Today, western Europe has no public vaccine producers unlike certain post-socialist central and eastern European countries such as Serbia and Romania. The most common explanation is deemed financial. For example, the former Dutch Health Minister Ab Klink highlighted that the cost of producing vaccines for the small Dutch population (around 180,000 births per year) was excessive.
In reality, economic reasons are only part of a more complex story. If we follow the developments of science and technology on the one hand and ideological changes on the other, a scenario emerges in which multiple dynamics intertwine. In the 1960s and ’70s, vaccine technologies, using methods of attenuation and inactivation,1 had to safely preserve and manage cultures of dangerous pathogens, making large and complex laboratories indispensable. By the 1980s, new techniques of genetic manipulation, along with a series of US-implemented public policies, encouraged many scientists to move from university laboratories to small biotechnology companies.
Company knowledge became embedded in increasingly dense networks of patents. As noted by Berkeley economists Mowery and Mitchell, while two patents sufficed to develop 27 new vaccines in 1983, a decade later, Smithkline Beecham (now GlaxoSmithKline) had to collect 14 patents to produce and market a single recombinant DNA vaccine against hepatitis B. ‘Knowledge’ and the inevitable cooperative relationships in research had become ‘intellectual property’. Limiting public interest in favour of individual rights halted the free exchange, development and adaptation of scientific knowledge.
As private and public producers of traditional vaccines had no experience of biotechnology techniques, big pharmaceutical companies began to acquire new companies with the skills and patents they needed. More and more companies merged during this period of acquisition, transforming much of the pharmaceutical market into a transnational, oligopolistic field.
Simultaneously, public institutions were hollowed out. Since they were excluded from the new patent market, unable to play by the new rules, the view spread that public sector producers no longer had the resources, autonomy from political interference and skills to produce good quality vaccines.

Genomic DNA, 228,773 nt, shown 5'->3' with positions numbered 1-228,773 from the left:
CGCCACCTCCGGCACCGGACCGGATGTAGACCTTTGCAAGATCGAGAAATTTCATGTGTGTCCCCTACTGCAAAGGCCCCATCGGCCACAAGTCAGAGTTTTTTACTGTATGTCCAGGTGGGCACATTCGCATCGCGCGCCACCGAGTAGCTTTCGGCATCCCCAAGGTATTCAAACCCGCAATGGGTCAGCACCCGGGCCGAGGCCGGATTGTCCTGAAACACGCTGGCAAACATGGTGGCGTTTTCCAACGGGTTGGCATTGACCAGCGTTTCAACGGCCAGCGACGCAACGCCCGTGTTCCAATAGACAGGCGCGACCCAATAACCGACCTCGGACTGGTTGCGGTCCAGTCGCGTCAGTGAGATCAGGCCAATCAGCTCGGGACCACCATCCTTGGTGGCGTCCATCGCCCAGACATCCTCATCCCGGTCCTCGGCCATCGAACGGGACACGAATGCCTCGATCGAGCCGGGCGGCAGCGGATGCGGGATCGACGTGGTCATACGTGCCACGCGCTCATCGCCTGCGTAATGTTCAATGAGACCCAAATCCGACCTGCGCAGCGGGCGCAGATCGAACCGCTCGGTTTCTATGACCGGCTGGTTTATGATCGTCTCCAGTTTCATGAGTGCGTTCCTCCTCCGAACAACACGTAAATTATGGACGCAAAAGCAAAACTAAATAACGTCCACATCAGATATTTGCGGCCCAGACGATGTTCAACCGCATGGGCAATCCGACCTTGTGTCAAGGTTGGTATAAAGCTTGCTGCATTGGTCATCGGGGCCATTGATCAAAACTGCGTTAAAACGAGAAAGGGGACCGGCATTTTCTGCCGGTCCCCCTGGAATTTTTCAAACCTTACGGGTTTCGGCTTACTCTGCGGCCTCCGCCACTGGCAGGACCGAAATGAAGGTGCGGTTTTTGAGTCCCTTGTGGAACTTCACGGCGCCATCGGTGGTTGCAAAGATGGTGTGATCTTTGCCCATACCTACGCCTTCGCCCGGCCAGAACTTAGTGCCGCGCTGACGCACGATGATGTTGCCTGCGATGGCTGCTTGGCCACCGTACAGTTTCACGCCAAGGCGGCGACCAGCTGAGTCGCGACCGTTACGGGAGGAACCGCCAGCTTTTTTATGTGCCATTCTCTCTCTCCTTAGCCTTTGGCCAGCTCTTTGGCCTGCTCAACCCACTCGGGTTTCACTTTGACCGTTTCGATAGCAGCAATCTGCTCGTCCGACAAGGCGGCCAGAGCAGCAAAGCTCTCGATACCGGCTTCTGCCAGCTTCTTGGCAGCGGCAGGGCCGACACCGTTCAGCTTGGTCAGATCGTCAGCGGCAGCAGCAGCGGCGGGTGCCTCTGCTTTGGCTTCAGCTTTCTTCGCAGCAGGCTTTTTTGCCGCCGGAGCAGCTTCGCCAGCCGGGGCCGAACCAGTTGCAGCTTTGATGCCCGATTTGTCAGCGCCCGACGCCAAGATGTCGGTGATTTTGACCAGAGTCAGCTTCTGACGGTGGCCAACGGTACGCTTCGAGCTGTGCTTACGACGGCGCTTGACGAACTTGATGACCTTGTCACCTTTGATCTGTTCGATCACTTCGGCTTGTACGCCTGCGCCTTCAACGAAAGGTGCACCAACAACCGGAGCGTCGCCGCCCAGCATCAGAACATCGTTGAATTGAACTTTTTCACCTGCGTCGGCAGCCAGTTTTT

Though still interwoven with public research networks, neoliberalism has redesigned the pharmaceutical-health sector. Barriers and fences limit the circulation of knowledge and reduce the public health system’s capacity to react to real emergencies. The western state and its political class no longer see the provision of essential tools for public health such as vaccines as their direct responsibility.
If this pandemic is a wake-up call, and other zoonotic diseases emerge, as they surely will, the renegotiation of public institution participation in vaccine production becomes all the more urgent. Governments can no longer be left unprepared or held hostage to the market logic of the private sector, where inequalities in access to life-saving technologies are considered acceptable.
While inactivated vaccines are produced by growing the bacterium or virus in culture media, which is then inactivated with heat and/ or chemicals, attenuated vaccines use a weakened (or attenuated) live form of the germ that causes a disease.
The importance of recognition in pandemic times
The commercialized celebration of minority groups distracts from real social and economic issues. Rainbow-washing can veil persistent homophobia, while ‘clapping for carers’ obscures the hardships health sector workers face.